Peppers come in so many different varieties and heat levels, you might be wondering if they’re OK to give your baby, and when.
They tend to be used a lot in many different dishes due to their striking color and the flavor they add to an otherwise bland dish. You’ll want to avoid the spicy kinds, and stick to the ones that don’t make your mouth burn, and especially keep away from the ones that burn on the way out.
What’s nice about bell peppers is that they’re very versatile, and relatively easy to prepare. They’re also always available from your local grocery store, so they can be a regular item on your baby’s menu, if they show you that they like them and have no issues with them.
Can I Give My Baby Peppers? Answer: Bell Peppers, Yes. Hot Peppers, No.
Hot peppers are a no go, and that includes all of the peppers you see being used in mainstream recipes these days like jalapenos, a chipotle, and even habanero peppers. The only peppers that make the grade are bell peppers, as they don’t have the kick that other peppers do, but they come with their share of positive benefits to your baby.
Stick to Bell Peppers at First
Green, yellow, and red bell peppers are the least spicy, but still contain many vitamins and nutrients that can help your baby be healthy. The reason they lack the spiciness of their other pepper cousins is that they don’t contain capsaicin, the substance that lends the heat to other peppers, and that makes your lips, tongue, and mouth burn.
World’s Healthiest Foods lists the health benefits of bell peppers, which includes containing antioxidants which contribute to anti-cancer benefits. They also mention that there is some controversy regarding them, so it’s best to buy organic for your baby to make sure they are getting high quality peppers without insecticides, and herbicides.
When you first introduce peppers to your baby, make sure that you do it away from other new foods so you can see how they digest it, and to make sure there’s no problems. This will help you single it out to the peppers and not confuse it with other potentially aggravating foods.
Don’t Spice Things Up
It’s best to hold off on spicy foods for the first few years, and most definitely in the first year. Your baby’s digestive system is still developing during that first year, and spicy foods can really give it a problem. You’re the gatekeeper to what your child is eating, so it’s important not to give them things that could cause undue stress to their development.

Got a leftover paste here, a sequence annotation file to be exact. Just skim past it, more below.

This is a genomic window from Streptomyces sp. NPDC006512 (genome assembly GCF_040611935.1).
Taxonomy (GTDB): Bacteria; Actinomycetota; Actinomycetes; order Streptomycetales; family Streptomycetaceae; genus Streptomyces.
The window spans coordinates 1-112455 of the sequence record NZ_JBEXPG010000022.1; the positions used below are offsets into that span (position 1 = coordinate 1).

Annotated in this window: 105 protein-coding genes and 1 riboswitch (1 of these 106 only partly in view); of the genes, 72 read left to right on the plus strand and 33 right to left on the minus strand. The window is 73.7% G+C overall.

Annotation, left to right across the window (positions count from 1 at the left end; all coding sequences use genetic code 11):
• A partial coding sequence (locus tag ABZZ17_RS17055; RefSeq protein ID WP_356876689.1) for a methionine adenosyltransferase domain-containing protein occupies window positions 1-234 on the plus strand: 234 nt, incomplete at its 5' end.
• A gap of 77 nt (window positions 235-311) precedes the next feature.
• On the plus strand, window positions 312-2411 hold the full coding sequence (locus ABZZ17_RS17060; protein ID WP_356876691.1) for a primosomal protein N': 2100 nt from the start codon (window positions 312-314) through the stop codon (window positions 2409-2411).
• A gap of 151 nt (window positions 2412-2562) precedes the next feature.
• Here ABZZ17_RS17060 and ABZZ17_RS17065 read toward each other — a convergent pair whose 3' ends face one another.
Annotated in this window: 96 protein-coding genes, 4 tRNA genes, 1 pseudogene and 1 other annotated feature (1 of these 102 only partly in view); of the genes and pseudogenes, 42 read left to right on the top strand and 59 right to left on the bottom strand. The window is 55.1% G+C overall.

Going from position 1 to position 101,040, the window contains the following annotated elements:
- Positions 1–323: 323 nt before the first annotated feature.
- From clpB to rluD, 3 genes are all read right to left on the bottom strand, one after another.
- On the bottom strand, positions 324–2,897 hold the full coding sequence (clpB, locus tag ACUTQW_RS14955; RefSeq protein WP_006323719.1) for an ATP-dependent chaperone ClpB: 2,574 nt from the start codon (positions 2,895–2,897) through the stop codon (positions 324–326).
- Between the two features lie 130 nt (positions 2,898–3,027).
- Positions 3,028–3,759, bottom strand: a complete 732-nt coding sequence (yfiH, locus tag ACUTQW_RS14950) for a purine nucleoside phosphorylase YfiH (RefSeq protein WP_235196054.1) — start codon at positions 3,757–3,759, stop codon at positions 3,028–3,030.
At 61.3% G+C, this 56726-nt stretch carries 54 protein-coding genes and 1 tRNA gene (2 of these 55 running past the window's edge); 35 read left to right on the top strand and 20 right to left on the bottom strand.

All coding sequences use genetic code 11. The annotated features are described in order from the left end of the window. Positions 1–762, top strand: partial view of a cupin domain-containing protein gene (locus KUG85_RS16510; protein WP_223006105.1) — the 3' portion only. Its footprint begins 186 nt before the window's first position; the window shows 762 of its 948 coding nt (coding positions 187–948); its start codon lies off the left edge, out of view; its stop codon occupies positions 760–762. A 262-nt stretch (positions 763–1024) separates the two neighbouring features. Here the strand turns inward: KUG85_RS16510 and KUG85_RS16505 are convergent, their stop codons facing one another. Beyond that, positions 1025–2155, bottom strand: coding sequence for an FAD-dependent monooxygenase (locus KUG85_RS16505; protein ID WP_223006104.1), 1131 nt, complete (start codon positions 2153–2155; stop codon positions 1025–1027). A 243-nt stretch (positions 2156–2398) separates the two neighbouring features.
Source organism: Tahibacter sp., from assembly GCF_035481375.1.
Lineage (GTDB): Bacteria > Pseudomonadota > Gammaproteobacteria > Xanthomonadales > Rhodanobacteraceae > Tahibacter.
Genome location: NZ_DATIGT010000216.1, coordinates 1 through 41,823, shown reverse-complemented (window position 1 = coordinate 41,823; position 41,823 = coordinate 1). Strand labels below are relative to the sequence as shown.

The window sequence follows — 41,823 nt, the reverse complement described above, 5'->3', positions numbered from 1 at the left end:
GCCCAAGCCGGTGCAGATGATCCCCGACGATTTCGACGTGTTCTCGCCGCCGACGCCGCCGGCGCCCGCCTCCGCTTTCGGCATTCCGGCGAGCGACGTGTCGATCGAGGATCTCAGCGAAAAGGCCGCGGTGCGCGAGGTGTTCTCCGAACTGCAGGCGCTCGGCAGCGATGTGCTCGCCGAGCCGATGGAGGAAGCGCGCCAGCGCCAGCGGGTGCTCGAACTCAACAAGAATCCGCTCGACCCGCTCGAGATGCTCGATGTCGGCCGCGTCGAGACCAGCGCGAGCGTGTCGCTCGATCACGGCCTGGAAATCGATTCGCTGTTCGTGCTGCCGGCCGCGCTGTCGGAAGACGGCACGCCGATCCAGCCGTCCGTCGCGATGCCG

How to Prepare Peppers
How you prepare the peppers will depend entirely on what phase of development your baby is in. If they are still be spoon-fed pureed foods then you’ll need to puree the peppers like you would other vegetables. You’ll need to cook them first so that they can be easily pureed. Steaming them is a fast and easy way to soften them up, while still preserving the nutrients they contain.
If your baby is sitting up on their own and grasping their own foods, you might try giving them finely diced bell peppers. And if they’re got enough teeth to chew them up you can try giving them cubes and see how well they handle them.
Keep a Food Journal
With so many fruits, vegetables, and lean meats to introduce to your baby, it’s best to keep a food journal either online, or in a notebook that you keep handy. List the day and time that you give your baby new foods, and write any notes that you feel should be taken so that you have a reference to look at in the future. It sure beats trying to keep track of all of the foods in your head.
Later on when your child is ready for more complex foods, it’s simply a matter of taking foods from the OK list and combining them for new taste sensations. And if you’re feeding your baby fresh, healthy foods, you’ll also be combining the health benefits of those foods, making them even more powerful and effective for your little one.